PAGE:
Greeley. The Centennial year is a red letter year in my life af 
Florence Matts took me to a New Year leap year party. Thii 
being my first girl, it goes without saying that my feet nevei 


touched the ground. This same year witnessed the blood curdling 
Custer massacre in which every person, save one, was killed, 
rhis person had long, curly hair and was of commanding presence. 
A.n old soldier told me the first news of this direful event and it 
greatly impressed me. In 1878 there was a tornado just south of 
Paoli which des:royed a lot of property. This was on a Friday and 
3n Sunday I followed up on horseback for eight miles in the trail 
of the storm It is simply unbeii^ivabie the terribly destructive 
force of the wind and the queer capers it would cut up. When one 
views the wreck and ruin wrought he realizes how puny man is 
when brought face to face with the unseen forces of nature. I 
heard Presi lent Hayes speak at the State fair at Madison. _ When 
he got through the people thronged to shake hands with him. I 
did not join the crowd to shake his hand. 

1 attended the graded school at Paoli and was a fairly good 
student. Many times father talked to me of truthfulness, per- 
severance and honesty He told me that possessing the above 
qualities, that monied men wou[d have their eyes on me and would 
furnish me money to do business. 

In passing, I desire to render due meed of praise to the trans- 
cendent genius of Elmer Dixon Matts, my earliest playmate. He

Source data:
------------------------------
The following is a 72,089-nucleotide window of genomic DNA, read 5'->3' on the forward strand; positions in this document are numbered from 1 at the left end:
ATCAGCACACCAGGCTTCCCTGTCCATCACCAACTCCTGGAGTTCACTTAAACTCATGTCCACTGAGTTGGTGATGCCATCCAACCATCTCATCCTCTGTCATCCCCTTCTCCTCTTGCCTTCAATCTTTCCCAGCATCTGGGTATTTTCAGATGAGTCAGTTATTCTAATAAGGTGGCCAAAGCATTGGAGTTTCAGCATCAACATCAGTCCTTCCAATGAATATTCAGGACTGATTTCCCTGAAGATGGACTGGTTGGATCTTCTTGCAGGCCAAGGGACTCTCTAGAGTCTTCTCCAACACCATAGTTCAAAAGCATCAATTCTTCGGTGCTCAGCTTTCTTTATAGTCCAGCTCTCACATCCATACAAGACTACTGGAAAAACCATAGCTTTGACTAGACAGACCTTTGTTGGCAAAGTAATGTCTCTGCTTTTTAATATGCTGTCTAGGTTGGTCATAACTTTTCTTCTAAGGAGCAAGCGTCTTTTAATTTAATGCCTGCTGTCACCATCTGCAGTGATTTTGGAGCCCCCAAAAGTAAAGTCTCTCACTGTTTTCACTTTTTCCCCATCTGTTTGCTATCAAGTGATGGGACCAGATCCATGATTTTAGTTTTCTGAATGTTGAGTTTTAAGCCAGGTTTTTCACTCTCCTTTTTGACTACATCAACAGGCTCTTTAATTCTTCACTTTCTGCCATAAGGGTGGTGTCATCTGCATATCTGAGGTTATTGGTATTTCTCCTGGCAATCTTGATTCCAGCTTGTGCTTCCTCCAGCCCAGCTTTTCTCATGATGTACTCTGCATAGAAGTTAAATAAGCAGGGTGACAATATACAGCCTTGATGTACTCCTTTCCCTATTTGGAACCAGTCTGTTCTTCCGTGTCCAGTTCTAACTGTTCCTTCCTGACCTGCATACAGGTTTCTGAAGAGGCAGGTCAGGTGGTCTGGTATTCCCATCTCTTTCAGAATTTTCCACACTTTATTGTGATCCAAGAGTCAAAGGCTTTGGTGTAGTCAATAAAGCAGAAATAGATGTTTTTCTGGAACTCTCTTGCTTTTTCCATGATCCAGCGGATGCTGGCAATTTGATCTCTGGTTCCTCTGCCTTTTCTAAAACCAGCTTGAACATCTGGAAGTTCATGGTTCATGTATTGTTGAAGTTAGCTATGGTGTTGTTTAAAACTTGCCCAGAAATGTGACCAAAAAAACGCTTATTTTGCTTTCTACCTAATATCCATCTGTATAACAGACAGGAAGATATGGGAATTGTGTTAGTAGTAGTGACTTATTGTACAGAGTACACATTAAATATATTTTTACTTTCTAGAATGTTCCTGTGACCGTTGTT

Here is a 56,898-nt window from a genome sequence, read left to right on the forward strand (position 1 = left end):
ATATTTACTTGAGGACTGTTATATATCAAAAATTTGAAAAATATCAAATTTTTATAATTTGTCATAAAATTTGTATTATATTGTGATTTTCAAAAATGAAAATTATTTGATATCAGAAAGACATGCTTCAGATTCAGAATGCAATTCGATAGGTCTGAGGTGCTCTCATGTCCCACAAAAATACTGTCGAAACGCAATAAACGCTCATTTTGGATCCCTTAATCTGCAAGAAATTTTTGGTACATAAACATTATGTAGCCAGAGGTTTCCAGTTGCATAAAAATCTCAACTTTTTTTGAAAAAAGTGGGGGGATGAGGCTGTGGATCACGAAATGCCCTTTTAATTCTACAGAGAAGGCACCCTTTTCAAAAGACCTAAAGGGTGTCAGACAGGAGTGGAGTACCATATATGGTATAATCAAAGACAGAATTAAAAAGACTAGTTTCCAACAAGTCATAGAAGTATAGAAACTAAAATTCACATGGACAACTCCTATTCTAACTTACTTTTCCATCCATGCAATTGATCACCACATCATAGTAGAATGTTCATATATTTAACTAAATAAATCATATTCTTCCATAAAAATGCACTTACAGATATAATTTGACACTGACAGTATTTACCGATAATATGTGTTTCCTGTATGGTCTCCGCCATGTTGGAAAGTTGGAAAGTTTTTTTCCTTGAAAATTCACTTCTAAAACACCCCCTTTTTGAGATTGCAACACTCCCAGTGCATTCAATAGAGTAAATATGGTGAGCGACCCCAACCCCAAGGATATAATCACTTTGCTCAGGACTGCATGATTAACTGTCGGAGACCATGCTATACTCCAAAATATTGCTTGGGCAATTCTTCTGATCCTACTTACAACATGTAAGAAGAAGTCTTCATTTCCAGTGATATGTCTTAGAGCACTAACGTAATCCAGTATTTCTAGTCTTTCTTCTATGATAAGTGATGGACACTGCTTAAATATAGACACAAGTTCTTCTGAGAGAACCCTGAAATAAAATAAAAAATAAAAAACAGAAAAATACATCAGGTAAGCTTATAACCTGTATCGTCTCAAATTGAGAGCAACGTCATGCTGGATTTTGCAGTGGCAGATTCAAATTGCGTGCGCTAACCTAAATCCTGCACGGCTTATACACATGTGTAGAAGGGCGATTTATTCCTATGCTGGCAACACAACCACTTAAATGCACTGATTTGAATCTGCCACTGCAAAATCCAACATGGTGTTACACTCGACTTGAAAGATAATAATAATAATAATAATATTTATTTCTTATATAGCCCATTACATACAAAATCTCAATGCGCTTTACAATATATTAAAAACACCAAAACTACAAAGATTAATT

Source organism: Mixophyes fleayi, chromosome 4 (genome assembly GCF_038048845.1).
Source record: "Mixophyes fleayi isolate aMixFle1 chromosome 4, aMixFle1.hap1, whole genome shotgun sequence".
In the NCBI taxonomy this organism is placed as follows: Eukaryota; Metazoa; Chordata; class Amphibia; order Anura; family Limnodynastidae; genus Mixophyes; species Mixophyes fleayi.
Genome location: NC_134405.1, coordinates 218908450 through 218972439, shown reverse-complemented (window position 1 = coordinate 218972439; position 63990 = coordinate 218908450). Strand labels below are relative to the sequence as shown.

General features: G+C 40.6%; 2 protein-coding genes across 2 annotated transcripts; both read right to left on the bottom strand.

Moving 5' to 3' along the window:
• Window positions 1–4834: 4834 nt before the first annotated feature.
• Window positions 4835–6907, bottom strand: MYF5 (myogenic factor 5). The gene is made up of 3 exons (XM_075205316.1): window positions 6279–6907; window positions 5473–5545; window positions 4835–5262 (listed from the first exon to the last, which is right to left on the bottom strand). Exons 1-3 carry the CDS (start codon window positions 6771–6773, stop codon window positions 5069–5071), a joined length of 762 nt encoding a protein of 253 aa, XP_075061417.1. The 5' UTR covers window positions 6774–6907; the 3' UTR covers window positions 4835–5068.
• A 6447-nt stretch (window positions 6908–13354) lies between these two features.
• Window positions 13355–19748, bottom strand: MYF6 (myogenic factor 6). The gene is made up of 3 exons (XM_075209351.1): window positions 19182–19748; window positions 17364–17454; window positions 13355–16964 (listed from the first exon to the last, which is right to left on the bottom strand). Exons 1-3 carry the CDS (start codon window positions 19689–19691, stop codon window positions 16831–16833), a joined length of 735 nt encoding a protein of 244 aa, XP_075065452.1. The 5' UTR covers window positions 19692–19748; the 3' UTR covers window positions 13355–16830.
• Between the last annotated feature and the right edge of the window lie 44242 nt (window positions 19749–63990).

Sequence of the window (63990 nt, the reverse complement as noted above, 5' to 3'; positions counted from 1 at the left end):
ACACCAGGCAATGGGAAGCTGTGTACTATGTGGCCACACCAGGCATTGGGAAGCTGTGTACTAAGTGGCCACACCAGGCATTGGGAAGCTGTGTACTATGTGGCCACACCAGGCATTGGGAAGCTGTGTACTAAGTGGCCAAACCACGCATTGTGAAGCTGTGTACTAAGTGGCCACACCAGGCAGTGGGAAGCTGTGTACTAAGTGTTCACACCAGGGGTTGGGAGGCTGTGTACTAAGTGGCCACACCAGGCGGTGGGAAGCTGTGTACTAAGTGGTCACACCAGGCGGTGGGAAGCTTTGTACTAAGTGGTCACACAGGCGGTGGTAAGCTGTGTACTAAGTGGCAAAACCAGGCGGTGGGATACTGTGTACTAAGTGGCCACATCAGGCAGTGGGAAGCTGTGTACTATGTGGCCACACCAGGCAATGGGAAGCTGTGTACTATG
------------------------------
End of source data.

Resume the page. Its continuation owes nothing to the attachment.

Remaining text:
was born on October 1st following my birth. He was born just 
accross the s'reet from where I was born We were inseparable 
companions for many years He was my superior in intellectual 
attainments. I was soon outstri,jped by him in the race for an 
ed ication. After finishing in our graded school, he attended the 
high school at Madison, giaduating therefrom, and also gomg 
through the University of Wisconsin with high honors. After get- 
ting bis parchment as an attorney-at-law, he set up business at 
St. Paul, moving thence to Missouli, Mmtana, where he was elect- 
ed to the state Senate Was private attorney for Marcus Daly the 
great Copper King, at $4,000.00 a year. Accompanied Bryan on 
his first campaign for the presidency. Thev both spoke at the gym- 
nasmm at M dison, Wis. Bryan spoke first and then went to the 
Capitol park to speak Elmer then spoke at the gymnasium and 
many that heard him said that he was far superior to Bryan. He 
spoke so easily and volubly, the perfect rhythm and music of his 
voice charming all. He moved to Chicago and died there January 
I7th, 1902. He is buried at Paoli. Bryan wired his condolence 
to the stricken parents 

We moved to our farm one mile south of Paoli, in 1881. In 
the spring of 1882 I commenced to work for John Matts at Verona 
to learn the lumber business. During the following winter I 
taught the John Lyle school south of Paoli. The spring of 1883 I 
hi -ed to John Matts for a year ard a half. In November 1884 I 
went to Chicago to see the sights The first night I was there I 
was desperately homesick and wished myself at home. Several 
sharpers got after me but I got clear of th*-m all without any 
mishap. I visited several art galleries and made a short trip on 
the lake. The cable cars were a great mystery to me as I could 
not see what propelled them. Of course every one knows now 


that there was an endless chain under the track that the car 
grappled to when wishing to advance. It was my privileofe to 
visit the panarama of the Batrle of Gettvsburg which was a truly 
great painting, painted in erreat and majestic proportions on the 
walls of a big circular building. But there I saw something greater 
than the painting, and that was the most kingly and queenly per- 
sons I have ever seen. They were about six feet tall and well 
proportioned, having round and regular features, both being d irk 
complected. Every move and all their deportment was so graceful. 
Not since then have I seen people that were so royal in aopearance.